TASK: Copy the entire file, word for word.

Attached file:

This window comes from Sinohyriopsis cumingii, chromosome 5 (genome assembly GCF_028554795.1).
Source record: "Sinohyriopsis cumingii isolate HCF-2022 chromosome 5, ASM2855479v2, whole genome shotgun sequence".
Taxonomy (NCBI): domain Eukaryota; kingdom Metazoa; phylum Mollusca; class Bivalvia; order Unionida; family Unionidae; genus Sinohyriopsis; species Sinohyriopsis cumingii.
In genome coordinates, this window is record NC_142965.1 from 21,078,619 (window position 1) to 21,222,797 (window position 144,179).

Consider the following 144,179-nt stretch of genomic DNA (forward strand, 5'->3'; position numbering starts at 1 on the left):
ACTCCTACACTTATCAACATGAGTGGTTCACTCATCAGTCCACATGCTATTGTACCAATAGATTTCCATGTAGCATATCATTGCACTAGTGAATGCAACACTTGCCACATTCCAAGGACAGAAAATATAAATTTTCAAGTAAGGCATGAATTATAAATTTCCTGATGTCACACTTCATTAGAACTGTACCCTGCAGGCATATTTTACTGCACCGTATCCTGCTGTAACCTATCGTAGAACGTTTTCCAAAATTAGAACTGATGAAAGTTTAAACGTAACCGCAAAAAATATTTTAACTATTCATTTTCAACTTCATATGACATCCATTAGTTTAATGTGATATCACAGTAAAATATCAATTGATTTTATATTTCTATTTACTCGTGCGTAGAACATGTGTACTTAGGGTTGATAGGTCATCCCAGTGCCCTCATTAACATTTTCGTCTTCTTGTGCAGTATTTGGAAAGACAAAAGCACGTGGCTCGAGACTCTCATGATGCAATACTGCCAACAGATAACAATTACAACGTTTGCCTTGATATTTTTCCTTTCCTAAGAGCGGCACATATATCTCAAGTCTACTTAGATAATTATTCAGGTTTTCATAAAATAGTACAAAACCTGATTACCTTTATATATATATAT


This window comes from Sinohyriopsis cumingii, chromosome 5 (genome assembly GCF_028554795.1).
Source record: "Sinohyriopsis cumingii isolate HCF-2022 chromosome 5, ASM2855479v2, whole genome shotgun sequence".
Taxonomy (NCBI): domain Eukaryota; kingdom Metazoa; phylum Mollusca; class Bivalvia; order Unionida; family Unionidae; genus Sinohyriopsis; species Sinohyriopsis cumingii.
In genome coordinates, this window is record NC_142965.1 from 21,078,619 (window position 1) to 21,222,797 (window position 144,179).

Consider the following 144,179-nt stretch of genomic DNA (forward strand, 5'->3'; position numbering starts at 1 on the left):
ACTCCTACACTTATCAACATGAGTGGTTCACTCATCAGTCCACATGCTATTGTACCAATAGATTTCCATGTAGCATATCATTGCACTAGTGAATGCAACACTTGCCACATTCCAAGGACAGAAAATATAAATTTTCAAGTAAGGCATGAATTATAAATTTCCTGATGTCACACTTCATTAGAACTGTACCCTGCAGGCATATTTTACTGCACCGTATCCTGCTGTAACCTATCGTAGAACGTTTTCCAAAATTAGAACTGATGAAAGTTTAAACGTAACCGCAAAAAATATTTTAACTATTCATTTTCAACTTCATATGACATCCATTAGTTTAATGTGATATCACAGTAAAATATCAATTGATTTTATATTTCTATTTACTCGTGCGTAGAACATGTGTACTTAGGGTTGATAGGTCATCCCAGTGCCCTCATTAACATTTTCGTCTTCTTGTGCAGTATTTGGAAAGACAAAAGCACGTGGCTCGAGACTCTCATGATGCAATACTGCCAACAGATAACAATTACAACGTTTGCCTTGATATTTTTCCTTTCCTAAGAGCGGCACATATATCTCAAGTCTACTTAGATAATTATTCAGGTTTTCATAAAATAGTACAAAACCTGATTACCTTTATATATATATAT